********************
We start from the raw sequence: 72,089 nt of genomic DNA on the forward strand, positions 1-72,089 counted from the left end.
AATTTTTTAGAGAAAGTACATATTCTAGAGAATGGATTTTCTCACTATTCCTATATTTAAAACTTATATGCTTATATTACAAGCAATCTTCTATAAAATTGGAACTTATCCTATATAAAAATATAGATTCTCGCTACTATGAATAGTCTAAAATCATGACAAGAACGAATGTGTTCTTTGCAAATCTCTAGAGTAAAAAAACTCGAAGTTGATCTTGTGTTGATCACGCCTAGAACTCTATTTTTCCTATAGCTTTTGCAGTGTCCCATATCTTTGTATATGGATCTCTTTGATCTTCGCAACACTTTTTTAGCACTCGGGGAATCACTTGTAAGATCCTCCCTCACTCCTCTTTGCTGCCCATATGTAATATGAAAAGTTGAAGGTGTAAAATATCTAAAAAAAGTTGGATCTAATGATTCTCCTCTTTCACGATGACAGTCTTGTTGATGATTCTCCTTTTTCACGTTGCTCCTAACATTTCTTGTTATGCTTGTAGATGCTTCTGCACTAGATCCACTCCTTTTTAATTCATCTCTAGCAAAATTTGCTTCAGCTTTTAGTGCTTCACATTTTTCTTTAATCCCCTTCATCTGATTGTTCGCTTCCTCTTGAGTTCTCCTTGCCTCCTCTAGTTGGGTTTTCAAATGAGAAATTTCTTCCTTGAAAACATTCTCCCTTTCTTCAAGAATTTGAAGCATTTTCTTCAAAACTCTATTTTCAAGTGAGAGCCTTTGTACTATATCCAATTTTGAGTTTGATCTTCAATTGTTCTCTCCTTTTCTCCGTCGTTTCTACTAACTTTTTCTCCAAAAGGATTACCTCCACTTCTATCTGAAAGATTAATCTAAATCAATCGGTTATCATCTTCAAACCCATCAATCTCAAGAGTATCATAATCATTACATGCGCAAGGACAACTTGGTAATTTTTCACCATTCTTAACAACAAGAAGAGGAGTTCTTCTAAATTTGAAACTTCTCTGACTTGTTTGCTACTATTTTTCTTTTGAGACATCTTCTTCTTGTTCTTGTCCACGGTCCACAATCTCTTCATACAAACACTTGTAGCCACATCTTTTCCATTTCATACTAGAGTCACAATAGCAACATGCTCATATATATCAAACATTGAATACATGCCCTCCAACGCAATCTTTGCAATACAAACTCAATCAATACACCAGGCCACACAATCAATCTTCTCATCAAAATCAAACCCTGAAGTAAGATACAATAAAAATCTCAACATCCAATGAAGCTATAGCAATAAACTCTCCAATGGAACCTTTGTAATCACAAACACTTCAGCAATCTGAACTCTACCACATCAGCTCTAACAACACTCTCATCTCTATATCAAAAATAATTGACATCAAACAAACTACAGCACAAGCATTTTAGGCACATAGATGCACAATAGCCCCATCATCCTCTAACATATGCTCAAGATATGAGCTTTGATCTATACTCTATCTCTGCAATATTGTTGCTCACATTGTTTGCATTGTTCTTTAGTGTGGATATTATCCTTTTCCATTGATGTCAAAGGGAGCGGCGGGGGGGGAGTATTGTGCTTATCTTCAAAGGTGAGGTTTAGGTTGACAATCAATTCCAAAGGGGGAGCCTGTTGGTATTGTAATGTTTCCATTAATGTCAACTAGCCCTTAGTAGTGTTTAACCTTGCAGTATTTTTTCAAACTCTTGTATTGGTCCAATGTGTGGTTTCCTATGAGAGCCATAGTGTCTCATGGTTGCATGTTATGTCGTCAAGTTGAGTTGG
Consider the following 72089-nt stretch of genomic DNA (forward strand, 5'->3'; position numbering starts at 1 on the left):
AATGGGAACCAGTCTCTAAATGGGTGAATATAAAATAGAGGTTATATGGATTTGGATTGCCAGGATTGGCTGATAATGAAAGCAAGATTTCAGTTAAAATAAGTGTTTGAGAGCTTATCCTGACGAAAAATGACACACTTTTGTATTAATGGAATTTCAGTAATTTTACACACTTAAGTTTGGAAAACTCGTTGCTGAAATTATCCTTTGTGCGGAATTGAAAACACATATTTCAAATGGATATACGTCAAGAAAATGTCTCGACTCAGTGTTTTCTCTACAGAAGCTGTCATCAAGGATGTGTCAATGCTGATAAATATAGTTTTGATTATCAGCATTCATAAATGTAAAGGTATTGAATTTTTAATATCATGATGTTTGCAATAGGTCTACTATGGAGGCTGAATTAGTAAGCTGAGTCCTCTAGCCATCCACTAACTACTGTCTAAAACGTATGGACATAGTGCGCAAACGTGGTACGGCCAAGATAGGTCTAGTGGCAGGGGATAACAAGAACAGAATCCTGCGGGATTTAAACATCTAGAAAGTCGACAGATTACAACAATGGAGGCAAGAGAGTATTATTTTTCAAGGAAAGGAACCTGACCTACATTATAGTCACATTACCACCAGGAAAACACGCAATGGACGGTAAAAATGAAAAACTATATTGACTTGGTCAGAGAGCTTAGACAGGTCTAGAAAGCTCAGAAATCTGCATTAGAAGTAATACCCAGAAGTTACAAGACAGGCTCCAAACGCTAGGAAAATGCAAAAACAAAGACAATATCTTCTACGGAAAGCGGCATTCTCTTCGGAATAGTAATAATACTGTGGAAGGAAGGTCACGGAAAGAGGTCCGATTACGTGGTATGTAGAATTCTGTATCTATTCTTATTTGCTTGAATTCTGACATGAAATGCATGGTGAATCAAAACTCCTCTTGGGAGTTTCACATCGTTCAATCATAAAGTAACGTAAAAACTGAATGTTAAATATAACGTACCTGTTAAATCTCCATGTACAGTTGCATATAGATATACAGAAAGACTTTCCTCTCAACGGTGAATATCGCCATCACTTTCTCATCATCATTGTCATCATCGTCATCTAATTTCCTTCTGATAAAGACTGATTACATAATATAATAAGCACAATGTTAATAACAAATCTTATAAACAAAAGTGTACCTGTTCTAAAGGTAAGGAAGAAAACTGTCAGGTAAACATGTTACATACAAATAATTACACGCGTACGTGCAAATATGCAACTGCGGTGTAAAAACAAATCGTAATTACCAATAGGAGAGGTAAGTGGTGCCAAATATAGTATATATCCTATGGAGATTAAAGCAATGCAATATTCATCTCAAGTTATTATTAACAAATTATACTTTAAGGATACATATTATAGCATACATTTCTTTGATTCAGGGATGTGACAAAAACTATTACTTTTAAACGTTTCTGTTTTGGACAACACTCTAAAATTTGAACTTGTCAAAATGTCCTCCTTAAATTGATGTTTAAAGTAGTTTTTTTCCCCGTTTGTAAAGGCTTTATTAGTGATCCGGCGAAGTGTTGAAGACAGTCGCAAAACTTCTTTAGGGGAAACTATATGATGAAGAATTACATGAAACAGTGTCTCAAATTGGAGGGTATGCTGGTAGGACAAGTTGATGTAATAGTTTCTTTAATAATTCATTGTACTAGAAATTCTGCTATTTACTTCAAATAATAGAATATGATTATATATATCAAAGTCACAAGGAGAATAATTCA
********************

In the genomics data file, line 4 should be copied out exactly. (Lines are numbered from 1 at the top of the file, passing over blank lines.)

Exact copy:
AATGGGAACCAGTCTCTAAATGGGTGAATATAAAATAGAGGTTATATGGATTTGGATTGCCAGGATTGGCTGATAATGAAAGCAAGATTTCAGTTAAAATAAGTGTTTGAGAGCTTATCCTGACGAAAAATGACACACTTTTGTATTAATGGAATTTCAGTAATTTTACACACTTAAGTTTGGAAAACTCGTTGCTGAAATTATCCTTTGTGCGGAATTGAAAACACATATTTCAAATGGATATACGTCAAGAAAATGTCTCGACTCAGTGTTTTCTCTACAGAAGCTGTCATCAAGGATGTGTCAATGCTGATAAATATAGTTTTGATTATCAGCATTCATAAATGTAAAGGTATTGAATTTTTAATATCATGATGTTTGCAATAGGTCTACTATGGAGGCTGAATTAGTAAGCTGAGTCCTCTAGCCATCCACTAACTACTGTCTAAAACGTATGGACATAGTGCGCAAACGTGGTACGGCCAAGATAGGTCTAGTGGCAGGGGATAACAAGAACAGAATCCTGCGGGATTTAAACATCTAGAAAGTCGACAGATTACAACAATGGAGGCAAGAGAGTATTATTTTTCAAGGAAAGGAACCTGACCTACATTATAGTCACATTACCACCAGGAAAACACGCAATGGACGGTAAAAATGAAAAACTATATTGACTTGGTCAGAGAGCTTAGACAGGTCTAGAAAGCTCAGAAATCTGCATTAGAAGTAATACCCAGAAGTTACAAGACAGGCTCCAAACGCTAGGAAAATGCAAAAACAAAGACAATATCTTCTACGGAAAGCGGCATTCTCTTCGGAATAGTAATAATACTGTGGAAGGAAGGTCACGGAAAGAGGTCCGATTACGTGGTATGTAGAATTCTGTATCTATTCTTATTTGCTTGAATTCTGACATGAAATGCATGGTGAATCAAAACTCCTCTTGGGAGTTTCACATCGTTCAATCATAAAGTAACGTAAAAACTGAATGTTAAATATAACGTACCTGTTAAATCTCCATGTACAGTTGCATATAGATATACAGAAAGACTTTCCTCTCAACGGTGAATATCGCCATCACTTTCTCATCATCATTGTCATCATCGTCATCTAATTTCCTTCTGATAAAGACTGATTACATAATATAATAAGCACAATGTTAATAACAAATCTTATAAACAAAAGTGTACCTGTTCTAAAGGTAAGGAAGAAAACTGTCAGGTAAACATGTTACATACAAATAATTACACGCGTACGTGCAAATATGCAACTGCGGTGTAAAAACAAATCGTAATTACCAATAGGAGAGGTAAGTGGTGCCAAATATAGTATATATCCTATGGAGATTAAAGCAATGCAATATTCATCTCAAGTTATTATTAACAAATTATACTTTAAGGATACATATTATAGCATACATTTCTTTGATTCAGGGATGTGACAAAAACTATTACTTTTAAACGTTTCTGTTTTGGACAACACTCTAAAATTTGAACTTGTCAAAATGTCCTCCTTAAATTGATGTTTAAAGTAGTTTTTTTCCCCGTTTGTAAAGGCTTTATTAGTGATCCGGCGAAGTGTTGAAGACAGTCGCAAAACTTCTTTAGGGGAAACTATATGATGAAGAATTACATGAAACAGTGTCTCAAATTGGAGGGTATGCTGGTAGGACAAGTTGATGTAATAGTTTCTTTAATAATTCATTGTACTAGAAATTCTGCTATTTACTTCAAATAATAGAATATGATTATATATATCAAAGTCACAAGGAGAATAATTCA